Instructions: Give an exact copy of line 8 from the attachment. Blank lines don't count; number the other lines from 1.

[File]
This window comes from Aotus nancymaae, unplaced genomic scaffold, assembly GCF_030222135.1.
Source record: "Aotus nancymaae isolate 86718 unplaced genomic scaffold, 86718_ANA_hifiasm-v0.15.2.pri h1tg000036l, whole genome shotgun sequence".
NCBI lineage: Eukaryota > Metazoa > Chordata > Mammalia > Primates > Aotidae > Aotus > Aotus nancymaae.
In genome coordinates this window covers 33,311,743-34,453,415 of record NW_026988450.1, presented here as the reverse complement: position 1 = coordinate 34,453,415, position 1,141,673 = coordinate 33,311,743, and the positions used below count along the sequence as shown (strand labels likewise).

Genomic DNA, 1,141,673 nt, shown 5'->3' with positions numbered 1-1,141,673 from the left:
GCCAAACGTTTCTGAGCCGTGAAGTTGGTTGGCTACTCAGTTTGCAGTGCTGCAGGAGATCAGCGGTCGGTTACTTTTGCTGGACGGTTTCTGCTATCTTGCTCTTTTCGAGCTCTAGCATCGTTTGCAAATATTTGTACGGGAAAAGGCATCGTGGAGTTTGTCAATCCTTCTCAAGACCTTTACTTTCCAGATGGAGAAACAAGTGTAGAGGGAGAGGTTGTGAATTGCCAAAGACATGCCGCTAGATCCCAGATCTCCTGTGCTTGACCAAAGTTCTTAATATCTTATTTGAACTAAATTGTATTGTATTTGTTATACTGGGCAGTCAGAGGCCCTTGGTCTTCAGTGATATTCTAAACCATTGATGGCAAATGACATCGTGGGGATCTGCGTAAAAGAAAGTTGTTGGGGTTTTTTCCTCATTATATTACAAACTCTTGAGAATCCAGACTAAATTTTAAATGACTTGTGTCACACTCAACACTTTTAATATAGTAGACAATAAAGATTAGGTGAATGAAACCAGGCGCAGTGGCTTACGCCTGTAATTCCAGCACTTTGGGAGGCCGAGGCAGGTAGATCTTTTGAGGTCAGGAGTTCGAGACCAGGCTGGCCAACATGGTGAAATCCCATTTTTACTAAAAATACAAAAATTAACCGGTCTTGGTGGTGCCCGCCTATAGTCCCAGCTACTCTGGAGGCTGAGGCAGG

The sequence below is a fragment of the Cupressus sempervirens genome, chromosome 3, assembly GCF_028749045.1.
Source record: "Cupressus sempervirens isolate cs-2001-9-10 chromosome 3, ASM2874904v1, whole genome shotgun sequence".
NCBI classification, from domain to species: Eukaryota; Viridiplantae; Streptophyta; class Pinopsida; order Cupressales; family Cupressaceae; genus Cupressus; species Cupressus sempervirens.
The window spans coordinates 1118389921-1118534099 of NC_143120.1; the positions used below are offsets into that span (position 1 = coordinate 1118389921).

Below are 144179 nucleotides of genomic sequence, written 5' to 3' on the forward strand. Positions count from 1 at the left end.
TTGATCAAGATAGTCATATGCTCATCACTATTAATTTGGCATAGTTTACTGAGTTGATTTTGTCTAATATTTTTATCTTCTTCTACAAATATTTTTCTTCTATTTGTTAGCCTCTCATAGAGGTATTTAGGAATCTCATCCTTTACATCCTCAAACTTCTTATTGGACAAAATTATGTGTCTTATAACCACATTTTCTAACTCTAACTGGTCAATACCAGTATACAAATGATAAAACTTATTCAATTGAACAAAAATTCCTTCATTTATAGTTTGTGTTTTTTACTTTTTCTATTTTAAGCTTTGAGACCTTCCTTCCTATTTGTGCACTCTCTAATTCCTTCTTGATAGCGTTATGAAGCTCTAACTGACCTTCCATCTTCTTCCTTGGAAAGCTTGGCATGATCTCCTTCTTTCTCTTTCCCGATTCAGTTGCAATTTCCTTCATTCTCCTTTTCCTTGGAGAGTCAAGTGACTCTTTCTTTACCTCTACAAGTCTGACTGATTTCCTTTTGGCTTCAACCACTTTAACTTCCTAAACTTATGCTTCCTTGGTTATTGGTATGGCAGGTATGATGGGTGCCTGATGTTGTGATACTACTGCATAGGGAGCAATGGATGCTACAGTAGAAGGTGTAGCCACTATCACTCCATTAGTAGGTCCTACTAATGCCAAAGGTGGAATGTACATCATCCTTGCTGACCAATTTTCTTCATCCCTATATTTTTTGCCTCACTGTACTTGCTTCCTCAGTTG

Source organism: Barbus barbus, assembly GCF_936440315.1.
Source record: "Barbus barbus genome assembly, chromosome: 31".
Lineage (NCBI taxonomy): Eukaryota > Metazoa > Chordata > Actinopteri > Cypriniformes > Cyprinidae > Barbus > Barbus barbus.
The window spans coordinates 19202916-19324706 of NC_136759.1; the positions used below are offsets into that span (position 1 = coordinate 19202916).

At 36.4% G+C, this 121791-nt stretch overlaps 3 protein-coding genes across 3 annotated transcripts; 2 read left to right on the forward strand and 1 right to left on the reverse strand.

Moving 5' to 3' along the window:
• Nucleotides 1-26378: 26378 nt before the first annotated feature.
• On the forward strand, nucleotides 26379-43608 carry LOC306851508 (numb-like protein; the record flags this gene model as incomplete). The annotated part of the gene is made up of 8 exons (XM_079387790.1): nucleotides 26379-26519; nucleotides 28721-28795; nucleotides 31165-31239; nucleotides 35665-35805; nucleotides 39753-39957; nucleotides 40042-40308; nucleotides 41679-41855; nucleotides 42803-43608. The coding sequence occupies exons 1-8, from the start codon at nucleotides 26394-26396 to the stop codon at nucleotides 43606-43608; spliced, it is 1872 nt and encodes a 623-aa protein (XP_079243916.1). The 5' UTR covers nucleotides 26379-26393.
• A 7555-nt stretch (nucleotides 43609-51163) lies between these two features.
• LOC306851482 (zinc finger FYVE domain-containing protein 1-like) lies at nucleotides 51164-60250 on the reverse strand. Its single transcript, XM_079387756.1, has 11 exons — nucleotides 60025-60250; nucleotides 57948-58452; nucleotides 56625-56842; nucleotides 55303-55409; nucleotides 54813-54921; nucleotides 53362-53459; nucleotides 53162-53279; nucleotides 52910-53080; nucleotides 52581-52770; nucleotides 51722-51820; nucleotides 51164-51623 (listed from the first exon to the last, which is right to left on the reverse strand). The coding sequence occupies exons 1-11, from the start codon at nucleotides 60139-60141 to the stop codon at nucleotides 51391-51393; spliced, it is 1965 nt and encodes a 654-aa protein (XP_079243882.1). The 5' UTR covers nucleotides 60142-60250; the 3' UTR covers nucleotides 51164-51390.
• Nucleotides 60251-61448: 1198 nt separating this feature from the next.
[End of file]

Source record: "Cupressus sempervirens isolate cs-2001-9-10 chromosome 3, ASM2874904v1, whole genome shotgun sequence".